Even the limited-edition champagne bottles from Moët and Chandon which sit on the bar are dressed for the occasion. Bejewelled with a hundred, twinkling Swarovski crystals, they were a gift last Christmas. "I don't think I will ever open them; they are lovely just to keep and admire." Then there is her beloved Himalayan cat Pasha, a gorgeous, shy and retiring puffball of chocolate and cafe au lait who goes to ground under his mistress's bed until the interlopers have gone.

It is late morning, but Maria wafts around the apartment, dressed as if for the cocktail hour in her signature sinuous-black, silk-crepe catsuit, slashed to the waist in a dramatic, deep V and sky-high Balenciaga wedges. I have to ask. Is there a risk that the wearer will reveal more than she might want to? "No!" laughs Maria confidently. "That is the point. My designs promise more than they reveal. It is all in the cutting and the tension. The V stays put. But the suggestion is there, that it might show more than a glimpse of decollete - that is the tease."

A gleaming white staircase to the upper floor provides the perfect foil for an oversized, original poster of the kind of woman who might sashay through the doors of Maria's Chelsea boutique. She is a confident, crimson-lipped fashion maven from the Thirties - dressed in a hat and furs. The one thing Maria doesn't do is understatement. "It's true," she says, her blue eyes glittering. "I only know how to be very glamorous. I have even schooled myself to run to the office in four-inch heels."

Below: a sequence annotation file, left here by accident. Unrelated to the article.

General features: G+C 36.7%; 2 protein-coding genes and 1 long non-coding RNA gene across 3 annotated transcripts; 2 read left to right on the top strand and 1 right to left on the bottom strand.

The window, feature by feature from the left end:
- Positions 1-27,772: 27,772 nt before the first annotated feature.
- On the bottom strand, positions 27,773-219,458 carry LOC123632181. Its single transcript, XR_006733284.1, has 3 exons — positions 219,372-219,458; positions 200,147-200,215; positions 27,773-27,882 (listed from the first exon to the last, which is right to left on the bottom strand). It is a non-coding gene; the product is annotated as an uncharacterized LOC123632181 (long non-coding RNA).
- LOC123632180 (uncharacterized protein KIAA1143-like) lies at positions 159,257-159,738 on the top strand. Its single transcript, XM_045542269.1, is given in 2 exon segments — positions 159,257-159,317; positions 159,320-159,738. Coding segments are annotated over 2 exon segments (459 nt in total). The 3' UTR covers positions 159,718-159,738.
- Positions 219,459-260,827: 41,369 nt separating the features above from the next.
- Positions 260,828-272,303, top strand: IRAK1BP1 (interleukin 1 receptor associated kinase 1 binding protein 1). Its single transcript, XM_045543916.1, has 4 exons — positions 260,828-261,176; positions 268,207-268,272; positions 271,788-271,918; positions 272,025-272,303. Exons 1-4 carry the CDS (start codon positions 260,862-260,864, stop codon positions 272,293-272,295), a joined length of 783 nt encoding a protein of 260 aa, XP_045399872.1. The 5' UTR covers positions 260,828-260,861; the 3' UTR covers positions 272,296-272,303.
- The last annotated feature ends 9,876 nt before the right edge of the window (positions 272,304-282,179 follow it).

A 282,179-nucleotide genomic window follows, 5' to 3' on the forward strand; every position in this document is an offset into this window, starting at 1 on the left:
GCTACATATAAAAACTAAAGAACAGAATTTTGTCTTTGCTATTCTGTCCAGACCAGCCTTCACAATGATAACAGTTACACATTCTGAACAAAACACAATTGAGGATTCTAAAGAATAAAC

Maria loves to have space to move around and the master bedroom reflects her passion for drama, opulence and an absolute lack of clutter, unless you count the scratching post for the cat, sitting incongruously by the window. It is a wonderfully homely touch. Tamara de Lempicka's woman in green gazes mysteriously over the emperor-size bed, which is covered in a shimmering, devore throw and a giant purple-cube daybed adds a flamboyant note to a room devoid of superfluous knick-knacks. In the corner of the room by the window sits a very special, vibrant green leather chair.

"It was the first piece of furniture I ever owned," says Maria. "I had just left home and moved into my first flat and all I had was a bed. I went to a Christmas party and someone was calling out names and I won a chair. One moment I didn't have a chair and then I did. How great is that?"

There is something of Casablanca in the backdrop that Grachvogel has created - the glassy, black Steinway grand and her own cocktail bar where she likes to put her mixology skills to good use. She's even invented a cocktail called "The Grachvogel": take three cubes of rock brown sugar; half a fresh lime; one fresh passion fruit; one measure of Cachaça, some crushed ice, then muddle and serve. "One day, maybe Mike and I will retire and open a bar and I will get to waft around in a catsuit dreaming up cocktails and listening to Coltrane," she says with a faraway look.